Another View: New model for designing, funding college education is needed
This industry has been able to unilaterally define its product, convincing the customer that it knows what is best for them, while keeping its basic business model unchanged for generations. It has successfully established, as conventional wisdom, the myth that this product is the exclusive path to prosperity. Best of all, it has persuaded the federal government to fully finance every customer without regard to the product's value or the borrower's credit. Thus, all constraints on pricing have been eliminated and no one should be surprised by the inflationary bubble.
The recent increase in reporting on this phenomenon has largely centered on symptoms: skyrocketing tuition, extravagant new buildings, graduates drowning in debt and the absence of jobs. Consequently, recommended strategies for improvement are misguided: increase government funding, forgive loans in default and strip out delivery costs. Unfortunately, none of these strategies address the problem's root cause: curricula based on antiquated notions of what constitutes an "educated person" that are largely disconnected from the ultimate consumer of the product - employers.
The great conceit of educators - and the accrediting bodies which validate them - is the presumption that they know best what bodies of knowledge are appropriate to prepare an individual for a career. Curricula for all college majors are built around that "educated person" philosophy, requiring 120-plus "credit-hours" - including hundreds of hours of course time in unrelated subjects - to earn a bachelor's degree. Yet, there is no empirical support for these whimsical requirements. Consider this: Isn't it a strange coincidence that a third grade teacher, a social worker, a surgical nurse and a civil engineer all require precisely the same amount of instructional time to acquire entry-level job skills?
In fact, these arbitrary minimums, developed and perpetuated by academia, filled classrooms and ensured growth for generations. But the industry can no longer defend the status quo against a perfect-storm. The cry for a more direct path to employment, in less time, at lower cost, with less debt must be heard inside the campus walls. Moreover, in many regions demand will shrink dramatically. (The number of high school graduates in New Hampshire will drop more than 20 percent in the next 15 years, according to "Knocking at the College Door: Projections of High School Graduates," a publication of the Western Interstate Commission for Higher Education).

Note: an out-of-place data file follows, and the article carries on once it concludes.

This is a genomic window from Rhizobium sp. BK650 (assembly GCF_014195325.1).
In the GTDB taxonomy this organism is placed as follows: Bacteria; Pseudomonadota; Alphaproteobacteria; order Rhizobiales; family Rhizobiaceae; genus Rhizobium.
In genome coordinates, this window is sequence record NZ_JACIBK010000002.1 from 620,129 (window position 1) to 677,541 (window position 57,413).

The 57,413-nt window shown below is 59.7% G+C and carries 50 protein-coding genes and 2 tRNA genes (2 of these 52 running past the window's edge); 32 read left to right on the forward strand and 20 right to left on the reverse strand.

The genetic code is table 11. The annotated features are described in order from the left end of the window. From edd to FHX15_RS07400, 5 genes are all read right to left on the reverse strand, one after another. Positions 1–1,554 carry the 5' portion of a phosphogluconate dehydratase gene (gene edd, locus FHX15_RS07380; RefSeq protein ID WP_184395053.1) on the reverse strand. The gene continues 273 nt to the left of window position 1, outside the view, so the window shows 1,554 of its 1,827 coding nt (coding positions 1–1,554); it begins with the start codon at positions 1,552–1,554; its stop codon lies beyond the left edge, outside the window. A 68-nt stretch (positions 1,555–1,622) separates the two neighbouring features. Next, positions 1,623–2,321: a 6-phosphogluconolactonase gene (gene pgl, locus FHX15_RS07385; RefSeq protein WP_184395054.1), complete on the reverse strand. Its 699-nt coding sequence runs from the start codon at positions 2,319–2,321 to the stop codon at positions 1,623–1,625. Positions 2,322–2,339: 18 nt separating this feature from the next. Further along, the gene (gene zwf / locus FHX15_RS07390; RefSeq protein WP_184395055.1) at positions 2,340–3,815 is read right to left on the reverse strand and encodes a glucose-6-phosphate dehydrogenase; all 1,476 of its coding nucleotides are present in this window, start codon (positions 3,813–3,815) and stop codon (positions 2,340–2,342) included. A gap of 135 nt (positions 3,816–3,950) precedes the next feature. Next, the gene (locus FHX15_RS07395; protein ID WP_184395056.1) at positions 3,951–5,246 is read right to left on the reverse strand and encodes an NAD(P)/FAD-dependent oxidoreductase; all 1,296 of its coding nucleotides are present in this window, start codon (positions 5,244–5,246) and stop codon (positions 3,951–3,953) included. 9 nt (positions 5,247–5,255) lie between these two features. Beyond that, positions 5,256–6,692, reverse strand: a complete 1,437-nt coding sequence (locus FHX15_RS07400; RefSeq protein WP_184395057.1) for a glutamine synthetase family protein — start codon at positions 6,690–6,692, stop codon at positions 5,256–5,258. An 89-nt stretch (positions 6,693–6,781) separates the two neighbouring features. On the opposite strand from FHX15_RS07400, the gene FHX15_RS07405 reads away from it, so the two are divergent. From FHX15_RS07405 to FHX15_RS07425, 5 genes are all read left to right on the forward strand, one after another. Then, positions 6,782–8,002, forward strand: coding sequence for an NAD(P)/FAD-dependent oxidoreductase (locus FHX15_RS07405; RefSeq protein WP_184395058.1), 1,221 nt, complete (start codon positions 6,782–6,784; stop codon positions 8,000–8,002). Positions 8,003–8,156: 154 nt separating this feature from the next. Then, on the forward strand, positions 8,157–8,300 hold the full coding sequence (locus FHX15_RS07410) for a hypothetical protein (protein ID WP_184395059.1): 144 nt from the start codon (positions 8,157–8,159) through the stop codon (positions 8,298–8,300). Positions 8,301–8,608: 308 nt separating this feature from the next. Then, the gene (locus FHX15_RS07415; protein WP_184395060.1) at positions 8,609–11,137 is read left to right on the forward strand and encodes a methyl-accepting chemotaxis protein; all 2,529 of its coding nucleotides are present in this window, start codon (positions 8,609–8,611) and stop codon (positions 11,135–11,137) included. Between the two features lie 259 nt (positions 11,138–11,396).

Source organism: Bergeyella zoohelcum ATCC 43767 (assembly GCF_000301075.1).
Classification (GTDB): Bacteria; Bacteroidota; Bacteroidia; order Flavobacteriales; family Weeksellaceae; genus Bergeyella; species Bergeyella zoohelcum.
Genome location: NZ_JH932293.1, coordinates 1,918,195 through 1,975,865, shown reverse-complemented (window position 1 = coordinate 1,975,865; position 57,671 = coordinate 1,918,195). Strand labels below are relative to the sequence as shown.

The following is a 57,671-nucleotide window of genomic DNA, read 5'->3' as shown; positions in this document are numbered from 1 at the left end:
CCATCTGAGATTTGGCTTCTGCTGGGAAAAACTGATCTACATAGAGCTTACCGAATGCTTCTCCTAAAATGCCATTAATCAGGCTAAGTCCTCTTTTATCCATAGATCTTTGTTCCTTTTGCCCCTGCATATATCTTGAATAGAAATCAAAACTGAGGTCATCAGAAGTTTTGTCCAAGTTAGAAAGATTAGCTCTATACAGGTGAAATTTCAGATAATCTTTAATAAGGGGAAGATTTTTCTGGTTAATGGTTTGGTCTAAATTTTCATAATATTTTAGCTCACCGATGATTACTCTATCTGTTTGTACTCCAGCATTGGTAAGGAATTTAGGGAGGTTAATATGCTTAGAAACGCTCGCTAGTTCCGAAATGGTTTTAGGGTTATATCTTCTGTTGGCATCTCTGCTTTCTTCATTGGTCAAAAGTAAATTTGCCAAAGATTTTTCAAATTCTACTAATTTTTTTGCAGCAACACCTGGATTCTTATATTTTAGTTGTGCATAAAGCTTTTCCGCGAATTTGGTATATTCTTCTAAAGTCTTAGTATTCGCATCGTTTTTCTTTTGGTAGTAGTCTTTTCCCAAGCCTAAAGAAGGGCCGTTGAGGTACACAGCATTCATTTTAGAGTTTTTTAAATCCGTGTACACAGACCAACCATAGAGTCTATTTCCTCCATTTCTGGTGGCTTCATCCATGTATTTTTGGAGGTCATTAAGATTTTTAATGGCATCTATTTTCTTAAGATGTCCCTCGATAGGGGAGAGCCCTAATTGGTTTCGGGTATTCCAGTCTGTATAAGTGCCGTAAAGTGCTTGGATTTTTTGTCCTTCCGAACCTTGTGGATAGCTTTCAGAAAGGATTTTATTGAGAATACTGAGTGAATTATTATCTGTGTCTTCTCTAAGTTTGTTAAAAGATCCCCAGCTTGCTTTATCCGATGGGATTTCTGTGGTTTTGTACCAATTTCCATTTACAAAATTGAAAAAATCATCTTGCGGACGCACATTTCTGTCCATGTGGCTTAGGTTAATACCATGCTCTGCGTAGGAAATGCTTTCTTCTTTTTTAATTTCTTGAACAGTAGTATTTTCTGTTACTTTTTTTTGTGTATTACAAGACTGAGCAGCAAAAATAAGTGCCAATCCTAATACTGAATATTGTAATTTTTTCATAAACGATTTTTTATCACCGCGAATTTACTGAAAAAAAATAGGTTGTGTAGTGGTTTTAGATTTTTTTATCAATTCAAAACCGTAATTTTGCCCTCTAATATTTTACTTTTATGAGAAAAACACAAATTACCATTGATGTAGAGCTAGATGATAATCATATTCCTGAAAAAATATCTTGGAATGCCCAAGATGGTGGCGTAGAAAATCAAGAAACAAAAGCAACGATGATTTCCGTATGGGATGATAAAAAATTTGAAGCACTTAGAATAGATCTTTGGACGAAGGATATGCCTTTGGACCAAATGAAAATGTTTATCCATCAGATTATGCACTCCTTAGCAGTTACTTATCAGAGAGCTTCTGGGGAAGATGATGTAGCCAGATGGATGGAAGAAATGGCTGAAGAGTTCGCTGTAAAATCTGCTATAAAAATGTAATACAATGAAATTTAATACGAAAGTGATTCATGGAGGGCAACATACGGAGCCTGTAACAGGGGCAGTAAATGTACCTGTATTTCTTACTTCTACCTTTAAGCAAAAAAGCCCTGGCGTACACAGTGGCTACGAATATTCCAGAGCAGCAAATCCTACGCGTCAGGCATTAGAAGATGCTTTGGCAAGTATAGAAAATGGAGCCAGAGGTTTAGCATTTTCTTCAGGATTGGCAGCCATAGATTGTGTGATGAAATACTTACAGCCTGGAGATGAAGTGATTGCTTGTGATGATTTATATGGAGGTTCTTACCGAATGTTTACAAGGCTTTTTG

An industry that remains deaf to demands for drastic re-engineering will go the way of Circuit City. Educators must look to free enterprise, where the efficient and effective transfer of knowledge is measured by achievement of competency, not time, and each training regimen is determined by the needs of the end user. The time has come to re-think college from the ground up.
First, provide data to help prospective college students and their parents make more informed decisions about their readiness for college, their choice of major and the return they are likely to get on their investment. For example, according to USA Today, the U.S. is training twice as many K-5 elementary teachers as needed each year. That is information that should be disclosed to anyone considering that major. Require colleges to provide placement rates and salaries as a condition of participating in any government loan program.
Second, "reverse engineer" curricula. Begin with the competencies, as defined by employers in the respective fields. Develop delivery methods, outcomes and assessments that develop the student to those specifications. Use low-cost delivery methods, e.g., online, based on effectiveness in transferring knowledge, not simply because they are cheaper.
Third, scrap the credit-hour system. It is an artificial contrivance unique to higher education. Certainly there are individuals who could master the competencies of many entry-level positions in fewer than 4,000 hours of classroom and homework time dragged out over four years. Allow colleges and employers to collaborate on specific learning methodologies (in-class, online and internships) that focus on the employer's needs.
Finally, force colleges that wish to participate in taxpayer student loan programs to "unbundle" their product. Federal loans should only be available for the portion of tuition and expenses that is career-directed. Let cash-paying students, private donors and endowments pay for oversized gymnasiums with Jacuzzis and climbing walls.
Fred King is a professor of business at New Hampshire Technical Institute in Concord and the author of "Squeezing Value from College."